Category Archives: Cosmetics

Skin Care in Your 20s

Your 20s is the time to set up a good foundation for basic skin care and age prevention. In your 20s, your skin is still building enough collagen to keep it supple and resilient. Breakouts are often the biggest concern, especially caused by stress, hormonal flux, late nights out, and general bad habits.

Start by using the right cleanser for your skin type, twice daily. If your skin is normal, a gentle cleanser will do the trick while not drying out skin too much. If you skin tends to be oily or combination (some oily areas, and some drier parts), use a gentle cleanser with salicylic acid to keep clogged pores and breakouts at bay. Our most popular cleanser is ZO Skin Health Exfoliating Cleanser that has microbeads for sloughing away debris and is suitable for all skin types.

If you learn to practice safe sun early, you can keep sun damage and wrinkles at bay.  Use a broad spectrum SPF30-50 daily for daily protection. If you are tend to be more oily, look for an oil-free formulation so as not to cause clogged pores and acne. The NEW ZO Skin Health Oclipse Sun Spray SPF50 is a great choice because it comes in an easy to use spray formula and is non-greasy and feels weightless on your skin.

In yours 20s, you should also start slowly with anti-aging products such a retinol. According to Dr. Zein Obagi, you are never too young to start an age prevention regimen. He always recommends retinol to not only smooth fine lines, but to help turnover dead cells and keep pores open and clean. Try our best selling ZO Skin Health Ossential Advanced Radical Night Repair Plus.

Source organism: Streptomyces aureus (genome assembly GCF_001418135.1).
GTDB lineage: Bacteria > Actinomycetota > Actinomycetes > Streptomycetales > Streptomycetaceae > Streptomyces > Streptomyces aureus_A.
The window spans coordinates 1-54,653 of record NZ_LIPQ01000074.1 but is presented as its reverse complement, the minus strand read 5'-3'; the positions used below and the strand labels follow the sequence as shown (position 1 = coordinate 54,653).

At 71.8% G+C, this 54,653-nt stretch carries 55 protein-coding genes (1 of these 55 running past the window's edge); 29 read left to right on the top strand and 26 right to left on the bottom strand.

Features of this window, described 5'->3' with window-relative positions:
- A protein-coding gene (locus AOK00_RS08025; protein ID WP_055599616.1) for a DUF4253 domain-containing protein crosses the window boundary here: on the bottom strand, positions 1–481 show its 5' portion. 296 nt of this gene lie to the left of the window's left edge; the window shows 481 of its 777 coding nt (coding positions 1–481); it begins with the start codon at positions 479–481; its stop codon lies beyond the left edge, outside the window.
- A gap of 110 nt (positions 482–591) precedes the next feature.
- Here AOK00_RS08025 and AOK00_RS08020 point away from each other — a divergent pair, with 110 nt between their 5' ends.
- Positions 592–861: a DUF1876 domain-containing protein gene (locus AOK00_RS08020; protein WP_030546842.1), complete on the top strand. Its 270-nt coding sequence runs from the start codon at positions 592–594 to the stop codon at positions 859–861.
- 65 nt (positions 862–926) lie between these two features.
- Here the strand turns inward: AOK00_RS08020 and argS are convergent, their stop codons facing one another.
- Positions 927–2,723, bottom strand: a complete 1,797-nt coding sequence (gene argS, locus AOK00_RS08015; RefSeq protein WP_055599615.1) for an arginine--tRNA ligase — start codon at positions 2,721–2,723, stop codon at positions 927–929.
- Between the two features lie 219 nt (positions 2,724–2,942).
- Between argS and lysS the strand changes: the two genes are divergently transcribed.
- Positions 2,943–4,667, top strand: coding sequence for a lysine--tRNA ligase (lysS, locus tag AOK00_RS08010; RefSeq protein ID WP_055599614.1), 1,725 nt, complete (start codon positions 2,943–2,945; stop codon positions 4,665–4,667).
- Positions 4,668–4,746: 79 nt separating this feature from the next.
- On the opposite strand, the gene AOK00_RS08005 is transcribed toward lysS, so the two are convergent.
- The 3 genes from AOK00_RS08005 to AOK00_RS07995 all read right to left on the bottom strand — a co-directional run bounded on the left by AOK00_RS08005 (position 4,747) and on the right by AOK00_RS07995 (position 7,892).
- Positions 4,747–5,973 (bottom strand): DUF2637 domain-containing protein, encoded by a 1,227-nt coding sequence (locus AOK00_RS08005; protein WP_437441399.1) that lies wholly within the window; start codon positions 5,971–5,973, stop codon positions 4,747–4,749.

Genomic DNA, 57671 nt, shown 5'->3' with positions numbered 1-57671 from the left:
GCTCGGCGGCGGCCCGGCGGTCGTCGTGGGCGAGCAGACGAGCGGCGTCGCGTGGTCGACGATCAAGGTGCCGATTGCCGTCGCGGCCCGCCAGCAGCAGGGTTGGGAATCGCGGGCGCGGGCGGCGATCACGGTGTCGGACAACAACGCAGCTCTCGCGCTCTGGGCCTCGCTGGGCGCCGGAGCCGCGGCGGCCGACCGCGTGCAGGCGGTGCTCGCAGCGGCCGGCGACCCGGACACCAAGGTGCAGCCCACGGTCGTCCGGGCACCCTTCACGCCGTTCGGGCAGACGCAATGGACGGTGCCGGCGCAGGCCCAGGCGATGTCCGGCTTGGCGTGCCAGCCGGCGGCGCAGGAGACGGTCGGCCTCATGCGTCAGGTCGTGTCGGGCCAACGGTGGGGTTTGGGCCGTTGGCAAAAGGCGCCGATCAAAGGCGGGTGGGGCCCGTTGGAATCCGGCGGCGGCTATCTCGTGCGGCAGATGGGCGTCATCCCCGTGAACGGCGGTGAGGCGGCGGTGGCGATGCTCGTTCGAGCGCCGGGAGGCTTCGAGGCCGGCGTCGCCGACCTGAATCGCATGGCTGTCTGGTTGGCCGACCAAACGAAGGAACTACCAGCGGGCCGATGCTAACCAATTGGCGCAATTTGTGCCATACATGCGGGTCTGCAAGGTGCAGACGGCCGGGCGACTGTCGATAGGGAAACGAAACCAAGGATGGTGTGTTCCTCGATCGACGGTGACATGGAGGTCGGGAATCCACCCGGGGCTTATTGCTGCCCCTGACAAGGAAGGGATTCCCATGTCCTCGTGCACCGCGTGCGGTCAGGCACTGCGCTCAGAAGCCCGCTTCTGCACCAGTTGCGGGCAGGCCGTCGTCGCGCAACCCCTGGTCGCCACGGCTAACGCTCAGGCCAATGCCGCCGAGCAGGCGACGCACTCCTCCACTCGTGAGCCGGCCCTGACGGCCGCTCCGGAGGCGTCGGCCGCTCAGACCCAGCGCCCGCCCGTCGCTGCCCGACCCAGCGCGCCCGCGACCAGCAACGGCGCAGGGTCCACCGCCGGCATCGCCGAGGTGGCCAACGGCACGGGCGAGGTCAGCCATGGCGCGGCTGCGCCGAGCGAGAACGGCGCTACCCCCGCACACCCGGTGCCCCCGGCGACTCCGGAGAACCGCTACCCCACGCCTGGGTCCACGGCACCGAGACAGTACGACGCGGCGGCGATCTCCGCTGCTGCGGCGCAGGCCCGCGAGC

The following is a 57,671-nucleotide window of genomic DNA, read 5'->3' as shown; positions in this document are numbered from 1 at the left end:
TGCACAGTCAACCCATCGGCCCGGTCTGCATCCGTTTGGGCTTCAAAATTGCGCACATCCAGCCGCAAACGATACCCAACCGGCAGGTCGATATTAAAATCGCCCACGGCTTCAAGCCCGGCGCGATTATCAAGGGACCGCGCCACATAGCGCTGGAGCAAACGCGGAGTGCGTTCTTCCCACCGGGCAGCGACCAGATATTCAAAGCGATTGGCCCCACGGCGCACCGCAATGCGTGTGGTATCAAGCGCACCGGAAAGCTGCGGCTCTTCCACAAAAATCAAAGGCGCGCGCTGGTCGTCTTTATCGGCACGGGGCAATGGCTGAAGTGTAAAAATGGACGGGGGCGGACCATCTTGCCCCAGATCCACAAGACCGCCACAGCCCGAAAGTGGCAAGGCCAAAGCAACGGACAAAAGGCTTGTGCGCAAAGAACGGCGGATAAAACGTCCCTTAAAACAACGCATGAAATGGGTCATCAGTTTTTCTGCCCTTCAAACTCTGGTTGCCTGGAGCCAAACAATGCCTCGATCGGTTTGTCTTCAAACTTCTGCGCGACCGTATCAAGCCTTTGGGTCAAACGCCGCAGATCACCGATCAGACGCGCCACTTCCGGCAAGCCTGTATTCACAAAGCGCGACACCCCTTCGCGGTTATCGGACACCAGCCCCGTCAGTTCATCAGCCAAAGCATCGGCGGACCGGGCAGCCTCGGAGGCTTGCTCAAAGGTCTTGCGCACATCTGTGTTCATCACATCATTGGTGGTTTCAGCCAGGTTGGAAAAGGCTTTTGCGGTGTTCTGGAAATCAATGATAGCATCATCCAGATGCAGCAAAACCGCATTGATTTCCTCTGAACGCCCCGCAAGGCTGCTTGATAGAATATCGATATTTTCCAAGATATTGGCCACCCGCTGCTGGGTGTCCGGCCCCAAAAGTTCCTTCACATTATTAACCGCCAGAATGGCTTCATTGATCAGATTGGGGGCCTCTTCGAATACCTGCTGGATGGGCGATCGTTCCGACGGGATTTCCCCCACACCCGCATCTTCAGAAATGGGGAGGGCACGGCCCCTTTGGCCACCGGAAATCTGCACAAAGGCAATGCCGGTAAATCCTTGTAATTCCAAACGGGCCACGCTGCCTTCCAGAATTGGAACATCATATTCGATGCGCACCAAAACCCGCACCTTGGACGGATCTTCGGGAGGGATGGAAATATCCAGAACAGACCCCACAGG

Never go to sleep with your makeup on, no matter how tired you may be. the oils in your cosmetics can clog pores and make breakouts worse.

6 Makeup Tips To Make You Look Younger

“You look tired!” Those are three little words that no woman ever wants to hear, especially after sleeping a full eight hours. Newsflash – it could be that you’re making makeup mistakes that are ruining your good looks.

Before you apply any makeup, make sure your skin is properly cleansed and hydrated, protected with your daily SPF, especially around the delicate eyelid area. ZO Skin Health Oclipse Sunscreen + Primer SPF30 is the ideal first step before foundation.

  • Apply foundation the right way.

Wearing too much, none at all, or the wrong shade that doesn’t match your skin tone are all considered cardinal sins by makeup artists.  Skipping foundation or base completely can make your skin look pale and washed out. The wrong foundation in any form – from powder to liquid or cream –  can make wrinkles and imperfections actually appear more prominent too. Find your ideal color and apply it evenly. If you’re struggling to choose the best match, ask for professional help. If you are not a consistent makeup wearer, try mineral makeup that is feather light and looks great on all skin types with added UV light protection.

  • Add a sweep of  bronzer or blush.

A touch of natural looking blush gives your face a brightness and radiance – as if you were kissed by the sun. Start by using a soft natural bristle blush brush on the apples of your cheeks and apply toward your hairline. Keep the shade warm, peachy or golden for maximum effect and don’t overdo it. You’ll look awake and refreshed and ready to face the day (and night).